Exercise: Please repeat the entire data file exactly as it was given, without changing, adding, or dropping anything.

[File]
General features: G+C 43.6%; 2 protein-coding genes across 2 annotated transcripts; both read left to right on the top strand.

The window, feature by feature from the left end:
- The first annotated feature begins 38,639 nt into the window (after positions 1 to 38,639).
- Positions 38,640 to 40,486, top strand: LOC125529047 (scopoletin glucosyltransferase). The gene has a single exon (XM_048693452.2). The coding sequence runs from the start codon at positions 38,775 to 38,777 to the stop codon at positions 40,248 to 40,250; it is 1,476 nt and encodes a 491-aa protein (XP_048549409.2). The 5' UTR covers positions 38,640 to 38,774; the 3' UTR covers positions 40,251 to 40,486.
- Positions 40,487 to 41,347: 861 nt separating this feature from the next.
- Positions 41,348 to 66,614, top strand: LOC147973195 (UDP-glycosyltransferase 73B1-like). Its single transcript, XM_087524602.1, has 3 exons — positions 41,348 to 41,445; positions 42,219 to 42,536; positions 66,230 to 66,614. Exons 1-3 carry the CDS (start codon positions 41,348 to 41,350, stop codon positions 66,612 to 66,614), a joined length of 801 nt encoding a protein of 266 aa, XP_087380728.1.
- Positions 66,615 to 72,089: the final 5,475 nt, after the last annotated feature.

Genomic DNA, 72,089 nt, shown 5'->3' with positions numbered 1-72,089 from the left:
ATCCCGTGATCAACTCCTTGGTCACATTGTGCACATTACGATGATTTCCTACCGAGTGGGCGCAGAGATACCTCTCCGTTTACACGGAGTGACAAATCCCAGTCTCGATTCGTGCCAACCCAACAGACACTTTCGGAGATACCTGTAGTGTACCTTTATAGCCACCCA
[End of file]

General features: G+C 43.6%; 2 protein-coding genes across 2 annotated transcripts; both read left to right on the top strand.

The window, feature by feature from the left end:
- The first annotated feature begins 38,639 nt into the window (after positions 1 to 38,639).
- Positions 38,640 to 40,486, top strand: LOC125529047 (scopoletin glucosyltransferase). The gene has a single exon (XM_048693452.2). The coding sequence runs from the start codon at positions 38,775 to 38,777 to the stop codon at positions 40,248 to 40,250; it is 1,476 nt and encodes a 491-aa protein (XP_048549409.2). The 5' UTR covers positions 38,640 to 38,774; the 3' UTR covers positions 40,251 to 40,486.
- Positions 40,487 to 41,347: 861 nt separating this feature from the next.
- Positions 41,348 to 66,614, top strand: LOC147973195 (UDP-glycosyltransferase 73B1-like). Its single transcript, XM_087524602.1, has 3 exons — positions 41,348 to 41,445; positions 42,219 to 42,536; positions 66,230 to 66,614. Exons 1-3 carry the CDS (start codon positions 41,348 to 41,350, stop codon positions 66,612 to 66,614), a joined length of 801 nt encoding a protein of 266 aa, XP_087380728.1.
- Positions 66,615 to 72,089: the final 5,475 nt, after the last annotated feature.

Genomic DNA, 72,089 nt, shown 5'->3' with positions numbered 1-72,089 from the left:
ATCCCGTGATCAACTCCTTGGTCACATTGTGCACATTACGATGATTTCCTACCGAGTGGGCGCAGAGATACCTCTCCGTTTACACGGAGTGACAAATCCCAGTCTCGATTCGTGCCAACCCAACAGACACTTTCGGAGATACCTGTAGTGTACCTTTATAGCCACCCA